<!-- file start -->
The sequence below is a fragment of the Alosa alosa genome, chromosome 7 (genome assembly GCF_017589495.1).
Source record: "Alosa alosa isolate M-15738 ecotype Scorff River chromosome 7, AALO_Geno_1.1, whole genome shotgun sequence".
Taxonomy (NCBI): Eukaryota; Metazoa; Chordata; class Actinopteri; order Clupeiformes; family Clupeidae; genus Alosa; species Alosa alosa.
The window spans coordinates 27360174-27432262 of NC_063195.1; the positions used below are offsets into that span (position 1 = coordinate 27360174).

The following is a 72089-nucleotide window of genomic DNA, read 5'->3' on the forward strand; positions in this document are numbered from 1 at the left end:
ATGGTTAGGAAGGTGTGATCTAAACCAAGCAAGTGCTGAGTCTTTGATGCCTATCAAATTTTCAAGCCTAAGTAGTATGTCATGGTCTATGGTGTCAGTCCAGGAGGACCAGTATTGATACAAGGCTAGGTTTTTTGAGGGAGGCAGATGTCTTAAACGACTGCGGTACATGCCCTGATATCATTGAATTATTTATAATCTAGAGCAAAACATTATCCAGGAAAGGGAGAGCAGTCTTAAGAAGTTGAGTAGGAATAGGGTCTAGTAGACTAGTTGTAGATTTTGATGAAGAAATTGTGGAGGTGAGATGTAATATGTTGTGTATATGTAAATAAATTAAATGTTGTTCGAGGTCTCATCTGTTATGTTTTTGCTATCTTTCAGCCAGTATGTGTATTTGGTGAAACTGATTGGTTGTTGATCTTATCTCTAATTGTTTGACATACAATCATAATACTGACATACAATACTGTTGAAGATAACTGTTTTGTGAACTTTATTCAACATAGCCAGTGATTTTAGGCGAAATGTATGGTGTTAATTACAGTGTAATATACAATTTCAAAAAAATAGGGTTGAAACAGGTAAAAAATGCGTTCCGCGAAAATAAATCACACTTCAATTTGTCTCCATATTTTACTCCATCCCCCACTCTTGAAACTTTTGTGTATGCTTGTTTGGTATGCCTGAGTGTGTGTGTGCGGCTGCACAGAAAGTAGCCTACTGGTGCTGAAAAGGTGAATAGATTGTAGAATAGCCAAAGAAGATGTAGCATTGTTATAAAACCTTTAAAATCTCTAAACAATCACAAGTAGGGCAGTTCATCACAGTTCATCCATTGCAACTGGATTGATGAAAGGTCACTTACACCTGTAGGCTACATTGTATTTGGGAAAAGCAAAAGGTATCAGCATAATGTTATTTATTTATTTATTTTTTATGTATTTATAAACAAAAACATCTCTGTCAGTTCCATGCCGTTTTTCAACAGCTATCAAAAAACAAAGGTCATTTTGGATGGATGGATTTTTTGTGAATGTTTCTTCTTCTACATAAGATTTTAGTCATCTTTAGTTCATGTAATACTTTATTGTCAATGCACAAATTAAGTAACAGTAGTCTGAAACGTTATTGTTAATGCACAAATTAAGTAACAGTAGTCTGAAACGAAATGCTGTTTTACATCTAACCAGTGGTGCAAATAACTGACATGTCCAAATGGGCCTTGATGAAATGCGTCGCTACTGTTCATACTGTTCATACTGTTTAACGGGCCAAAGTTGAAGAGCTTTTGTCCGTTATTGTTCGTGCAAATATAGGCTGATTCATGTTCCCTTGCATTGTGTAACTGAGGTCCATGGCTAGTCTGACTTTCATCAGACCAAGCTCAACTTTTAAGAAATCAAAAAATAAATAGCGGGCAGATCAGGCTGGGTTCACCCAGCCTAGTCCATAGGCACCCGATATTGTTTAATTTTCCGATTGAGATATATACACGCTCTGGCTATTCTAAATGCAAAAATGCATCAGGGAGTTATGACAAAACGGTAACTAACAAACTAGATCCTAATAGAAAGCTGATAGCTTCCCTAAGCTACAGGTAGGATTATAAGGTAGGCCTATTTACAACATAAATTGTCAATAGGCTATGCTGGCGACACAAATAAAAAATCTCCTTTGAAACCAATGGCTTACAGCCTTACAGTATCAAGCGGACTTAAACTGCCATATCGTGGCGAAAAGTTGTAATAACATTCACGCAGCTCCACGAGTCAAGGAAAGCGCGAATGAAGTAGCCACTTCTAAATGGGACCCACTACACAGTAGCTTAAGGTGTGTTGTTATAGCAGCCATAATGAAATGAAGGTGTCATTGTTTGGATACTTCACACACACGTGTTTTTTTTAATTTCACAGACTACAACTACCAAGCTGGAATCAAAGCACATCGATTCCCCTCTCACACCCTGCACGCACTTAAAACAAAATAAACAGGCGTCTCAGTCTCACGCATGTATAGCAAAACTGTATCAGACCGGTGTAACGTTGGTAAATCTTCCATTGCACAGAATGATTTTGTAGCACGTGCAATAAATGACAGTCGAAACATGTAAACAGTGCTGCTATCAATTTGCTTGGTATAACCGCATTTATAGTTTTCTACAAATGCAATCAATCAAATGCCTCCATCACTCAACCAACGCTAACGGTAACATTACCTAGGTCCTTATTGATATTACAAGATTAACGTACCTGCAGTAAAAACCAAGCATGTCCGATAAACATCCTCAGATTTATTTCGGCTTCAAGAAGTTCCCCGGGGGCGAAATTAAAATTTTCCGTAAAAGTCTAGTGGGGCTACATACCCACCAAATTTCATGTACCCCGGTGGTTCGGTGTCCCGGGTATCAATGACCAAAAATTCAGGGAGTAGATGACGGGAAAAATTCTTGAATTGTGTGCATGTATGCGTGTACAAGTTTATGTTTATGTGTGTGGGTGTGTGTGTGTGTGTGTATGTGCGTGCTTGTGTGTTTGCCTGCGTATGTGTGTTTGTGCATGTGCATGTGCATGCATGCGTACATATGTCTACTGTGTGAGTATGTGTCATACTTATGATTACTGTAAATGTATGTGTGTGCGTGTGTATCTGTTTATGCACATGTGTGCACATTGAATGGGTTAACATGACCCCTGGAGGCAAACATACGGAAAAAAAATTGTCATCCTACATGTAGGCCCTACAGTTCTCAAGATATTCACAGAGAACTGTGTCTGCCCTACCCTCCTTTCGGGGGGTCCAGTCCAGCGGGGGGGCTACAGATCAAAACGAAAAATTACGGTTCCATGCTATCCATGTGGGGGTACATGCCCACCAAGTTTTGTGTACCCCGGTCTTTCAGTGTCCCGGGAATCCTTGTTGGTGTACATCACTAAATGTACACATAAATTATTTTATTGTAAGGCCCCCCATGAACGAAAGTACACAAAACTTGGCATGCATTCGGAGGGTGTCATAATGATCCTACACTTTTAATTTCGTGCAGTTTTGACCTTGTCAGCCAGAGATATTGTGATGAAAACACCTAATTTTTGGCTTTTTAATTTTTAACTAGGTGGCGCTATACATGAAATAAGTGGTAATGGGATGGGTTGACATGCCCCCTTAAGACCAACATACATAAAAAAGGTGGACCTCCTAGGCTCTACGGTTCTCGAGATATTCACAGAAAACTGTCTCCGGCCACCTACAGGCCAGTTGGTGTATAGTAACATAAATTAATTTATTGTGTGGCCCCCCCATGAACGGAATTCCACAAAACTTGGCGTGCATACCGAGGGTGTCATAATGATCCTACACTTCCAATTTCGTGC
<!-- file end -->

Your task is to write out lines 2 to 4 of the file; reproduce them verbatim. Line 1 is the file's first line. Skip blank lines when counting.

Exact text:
Source record: "Alosa alosa isolate M-15738 ecotype Scorff River chromosome 7, AALO_Geno_1.1, whole genome shotgun sequence".
Taxonomy (NCBI): Eukaryota; Metazoa; Chordata; class Actinopteri; order Clupeiformes; family Clupeidae; genus Alosa; species Alosa alosa.
The window spans coordinates 27360174-27432262 of NC_063195.1; the positions used below are offsets into that span (position 1 = coordinate 27360174).